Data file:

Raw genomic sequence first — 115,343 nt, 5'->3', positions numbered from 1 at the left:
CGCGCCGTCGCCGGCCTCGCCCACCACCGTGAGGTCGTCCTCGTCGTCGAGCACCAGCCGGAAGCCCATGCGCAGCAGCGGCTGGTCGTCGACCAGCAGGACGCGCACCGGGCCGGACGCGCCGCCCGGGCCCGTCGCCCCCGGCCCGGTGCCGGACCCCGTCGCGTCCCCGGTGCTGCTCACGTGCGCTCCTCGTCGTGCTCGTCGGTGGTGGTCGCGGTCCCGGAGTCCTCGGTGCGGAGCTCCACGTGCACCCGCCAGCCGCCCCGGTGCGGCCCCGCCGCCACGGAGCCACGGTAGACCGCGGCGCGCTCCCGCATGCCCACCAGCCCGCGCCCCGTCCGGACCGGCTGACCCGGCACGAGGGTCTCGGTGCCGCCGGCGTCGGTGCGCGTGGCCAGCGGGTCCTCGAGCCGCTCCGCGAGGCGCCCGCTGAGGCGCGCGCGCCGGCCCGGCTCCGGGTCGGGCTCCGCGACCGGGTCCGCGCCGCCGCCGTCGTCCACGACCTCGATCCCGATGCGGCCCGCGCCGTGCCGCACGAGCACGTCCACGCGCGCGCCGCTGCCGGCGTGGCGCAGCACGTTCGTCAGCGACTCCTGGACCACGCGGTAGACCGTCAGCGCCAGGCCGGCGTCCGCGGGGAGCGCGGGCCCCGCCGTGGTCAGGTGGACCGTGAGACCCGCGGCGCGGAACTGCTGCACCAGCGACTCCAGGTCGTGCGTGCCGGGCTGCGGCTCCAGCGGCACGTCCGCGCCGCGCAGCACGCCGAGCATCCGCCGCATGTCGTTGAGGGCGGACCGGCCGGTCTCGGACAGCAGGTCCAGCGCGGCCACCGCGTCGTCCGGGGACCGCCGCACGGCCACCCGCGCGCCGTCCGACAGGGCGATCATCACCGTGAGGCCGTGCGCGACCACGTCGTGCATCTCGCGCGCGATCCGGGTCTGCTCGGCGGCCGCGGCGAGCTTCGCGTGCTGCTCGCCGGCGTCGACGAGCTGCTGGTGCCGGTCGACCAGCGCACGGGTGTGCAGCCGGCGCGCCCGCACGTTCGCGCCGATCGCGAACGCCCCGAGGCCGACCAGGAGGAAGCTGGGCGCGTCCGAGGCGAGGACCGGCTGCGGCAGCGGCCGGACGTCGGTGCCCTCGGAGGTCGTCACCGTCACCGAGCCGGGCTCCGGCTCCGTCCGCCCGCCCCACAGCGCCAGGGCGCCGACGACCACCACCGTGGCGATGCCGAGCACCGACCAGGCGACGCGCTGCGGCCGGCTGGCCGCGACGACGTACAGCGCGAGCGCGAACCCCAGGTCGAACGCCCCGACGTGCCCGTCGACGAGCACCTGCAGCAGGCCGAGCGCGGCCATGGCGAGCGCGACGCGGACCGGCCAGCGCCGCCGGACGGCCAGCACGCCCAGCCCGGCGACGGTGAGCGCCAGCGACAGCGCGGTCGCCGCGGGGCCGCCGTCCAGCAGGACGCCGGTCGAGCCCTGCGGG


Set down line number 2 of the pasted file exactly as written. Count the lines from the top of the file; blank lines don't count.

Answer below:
CGCGCCGTCGCCGGCCTCGCCCACCACCGTGAGGTCGTCCTCGTCGTCGAGCACCAGCCGGAAGCCCATGCGCAGCAGCGGCTGGTCGTCGACCAGCAGGACGCGCACCGGGCCGGACGCGCCGCCCGGGCCCGTCGCCCCCGGCCCGGTGCCGGACCCCGTCGCGTCCCCGGTGCTGCTCACGTGCGCTCCTCGTCGTGCTCGTCGGTGGTGGTCGCGGTCCCGGAGTCCTCGGTGCGGAGCTCCACGTGCACCCGCCAGCCGCCCCGGTGCGGCCCCGCCGCCACGGAGCCACGGTAGACCGCGGCGCGCTCCCGCATGCCCACCAGCCCGCGCCCCGTCCGGACCGGCTGACCCGGCACGAGGGTCTCGGTGCCGCCGGCGTCGGTGCGCGTGGCCAGCGGGTCCTCGAGCCGCTCCGCGAGGCGCCCGCTGAGGCGCGCGCGCCGGCCCGGCTCCGGGTCGGGCTCCGCGACCGGGTCCGCGCCGCCGCCGTCGTCCACGACCTCGATCCCGATGCGGCCCGCGCCGTGCCGCACGAGCACGTCCACGCGCGCGCCGCTGCCGGCGTGGCGCAGCACGTTCGTCAGCGACTCCTGGACCACGCGGTAGACCGTCAGCGCCAGGCCGGCGTCCGCGGGGAGCGCGGGCCCCGCCGTGGTCAGGTGGACCGTGAGACCCGCGGCGCGGAACTGCTGCACCAGCGACTCCAGGTCGTGCGTGCCGGGCTGCGGCTCCAGCGGCACGTCCGCGCCGCGCAGCACGCCGAGCATCCGCCGCATGTCGTTGAGGGCGGACCGGCCGGTCTCGGACAGCAGGTCCAGCGCGGCCACCGCGTCGTCCGGGGACCGCCGCACGGCCACCCGCGCGCCGTCCGACAGGGCGATCATCACCGTGAGGCCGTGCGCGACCACGTCGTGCATCTCGCGCGCGATCCGGGTCTGCTCGGCGGCCGCGGCGAGCTTCGCGTGCTGCTCGCCGGCGTCGACGAGCTGCTGGTGCCGGTCGACCAGCGCACGGGTGTGCAGCCGGCGCGCCCGCACGTTCGCGCCGATCGCGAACGCCCCGAGGCCGACCAGGAGGAAGCTGGGCGCGTCCGAGGCGAGGACCGGCTGCGGCAGCGGCCGGACGTCGGTGCCCTCGGAGGTCGTCACCGTCACCGAGCCGGGCTCCGGCTCCGTCCGCCCGCCCCACAGCGCCAGGGCGCCGACGACCACCACCGTGGCGATGCCGAGCACCGACCAGGCGACGCGCTGCGGCCGGCTGGCCGCGACGACGTACAGCGCGAGCGCGAACCCCAGGTCGAACGCCCCGACGTGCCCGTCGACGAGCACCTGCAGCAGGCCGAGCGCGGCCATGGCGAGCGCGACGCGGACCGGCCAGCGCCGCCGGACGGCCAGCACGCCCAGCCCGGCGACGGTGAGCGCCAGCGACAGCGCGGTCGCCGCGGGGCCGCCGTCCAGCAGGACGCCGGTCGAGCCCTGCGGG